As an opera singer, I receive endless feedback from other musicians. As my coach said to me recently, "Being a singer is like constantly wearing a sign that says, 'Criticize Me!'" It's very easy to get wrapped up in desperate thoughts: They don't like my voice! But my voice is a part of me - that means they don't like who I am! I should just give up and go to medical school instead!
While it's important to simply ignore all this every now and then, it's also essential to recognize that everybody listens for different traits in a voice. One musician may be looking for a high, light soprano, while another may want a dark, dramatic mezzo; and this doesn't make either person wrong.
With dessert, however, it's another story. Chocolate mousse is about as crowd-pleasing as you can get; it's rich, creamy, and chocolatey enough to satisfy that craving you've been having all week. Whipped cream is the perfect partner in crime; add in a swirl of puréed raspberries, and you've got a Valentine's Day dessert anyone will fall in love with.
(from David Lebovitz)
6 ounces (170g) bittersweet or semisweet chocolate, chopped
6 ounces (170g) unsalted butter, cut into small pieces
1/4 cup (60ml) dark-brewed coffee
4 large eggs, separated
2/3 cup (170g), plus 1 tablespoon sugar
2 tablespoons (30ml) dark rum
1 tablespoon (15ml) water
pinch of salt
1/2 teaspoon vanilla extract
Heat a saucepan one-third full with hot water, and in a bowl set on top, melt together the chocolate, butter and coffee, stirring over the barely simmering water, until smooth. Remove from heat.
Fill a large bowl with ice water and set aside.
In a bowl large enough to nest securely on the saucepan of simmering water, whisk the yolks of the eggs with the 2/3 cup of sugar, rum, and water for about 3 minutes until the mixture is thick, like runny mayonnaise. (You can also use a handheld electric mixer.) This took me closer to 10 minutes.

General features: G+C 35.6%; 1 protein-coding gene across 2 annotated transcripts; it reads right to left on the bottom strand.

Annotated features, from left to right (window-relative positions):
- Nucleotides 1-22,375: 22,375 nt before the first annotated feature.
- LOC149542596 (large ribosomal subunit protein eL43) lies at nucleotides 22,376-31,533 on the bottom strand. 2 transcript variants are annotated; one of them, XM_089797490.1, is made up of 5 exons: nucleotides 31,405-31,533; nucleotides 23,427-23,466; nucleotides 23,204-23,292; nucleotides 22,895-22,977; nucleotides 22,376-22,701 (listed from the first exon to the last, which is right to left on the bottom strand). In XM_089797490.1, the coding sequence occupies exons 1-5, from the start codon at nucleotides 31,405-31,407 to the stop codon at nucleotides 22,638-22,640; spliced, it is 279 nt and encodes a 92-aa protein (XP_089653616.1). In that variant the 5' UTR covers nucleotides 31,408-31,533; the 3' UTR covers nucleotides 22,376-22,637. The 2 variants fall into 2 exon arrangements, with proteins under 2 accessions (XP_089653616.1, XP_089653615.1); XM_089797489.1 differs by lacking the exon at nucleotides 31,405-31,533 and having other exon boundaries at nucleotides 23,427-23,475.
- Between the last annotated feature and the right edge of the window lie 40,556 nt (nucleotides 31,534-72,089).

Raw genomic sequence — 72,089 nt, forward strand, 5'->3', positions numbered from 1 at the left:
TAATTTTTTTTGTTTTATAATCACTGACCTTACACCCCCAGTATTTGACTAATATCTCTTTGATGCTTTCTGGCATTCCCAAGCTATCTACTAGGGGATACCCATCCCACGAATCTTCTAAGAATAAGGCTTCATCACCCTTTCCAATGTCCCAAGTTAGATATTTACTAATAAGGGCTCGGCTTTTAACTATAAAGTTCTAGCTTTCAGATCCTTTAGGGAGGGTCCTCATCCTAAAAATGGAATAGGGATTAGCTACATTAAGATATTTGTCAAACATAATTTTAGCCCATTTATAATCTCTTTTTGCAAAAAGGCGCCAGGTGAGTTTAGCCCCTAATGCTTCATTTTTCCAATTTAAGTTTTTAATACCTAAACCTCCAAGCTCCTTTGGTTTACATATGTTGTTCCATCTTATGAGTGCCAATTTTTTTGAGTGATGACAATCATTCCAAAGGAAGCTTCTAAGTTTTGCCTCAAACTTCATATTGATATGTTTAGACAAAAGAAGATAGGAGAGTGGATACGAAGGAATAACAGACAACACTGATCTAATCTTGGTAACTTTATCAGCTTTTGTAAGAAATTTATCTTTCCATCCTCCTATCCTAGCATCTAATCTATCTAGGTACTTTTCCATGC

Remove from heat and place the bowl of whipped egg yolks within the bowl of ice water and beat until cool and thick. Then fold the chocolate mixture into the egg yolks.
In a separate bowl, beat the egg whites with the salt until frothy. Continue to beat until they start to hold their shape. Whip in the tablespoon of sugar and continue to beat until thick and shiny, but not completely stiff, then the vanilla.
Fold one-third of the beaten egg whites into the chocolate mixture, then fold in the remainder of the whites just until incorporated, but don’t overdo it or the mousse will lose volume.
Transfer the mousse to a serving bowl or divide into serving dishes, and refrigerate for at least 4 hours, until firm.
Raspberry Whipped Cream
(from Martha Stewart)
1/2 pint (about 1 cup) fresh raspberries, plus more for garnish
1 tablespoon confectioners' sugar, plus more to sweeten
1 cup heavy cream
1/2 teaspoon pure vanilla extract
Place raspberries in the bowl of a food processor; process until smooth. Pass through a fine strainer; discard seeds. Sweeten with sugar, if desired.
Combine cream, 1 tablespoon sugar, and vanilla in a large bowl; whisk together until soft peaks form. Gently fold in raspberry puree to form swirls.
Top servings of mousse with dollops of whipped cream; garnish as desired.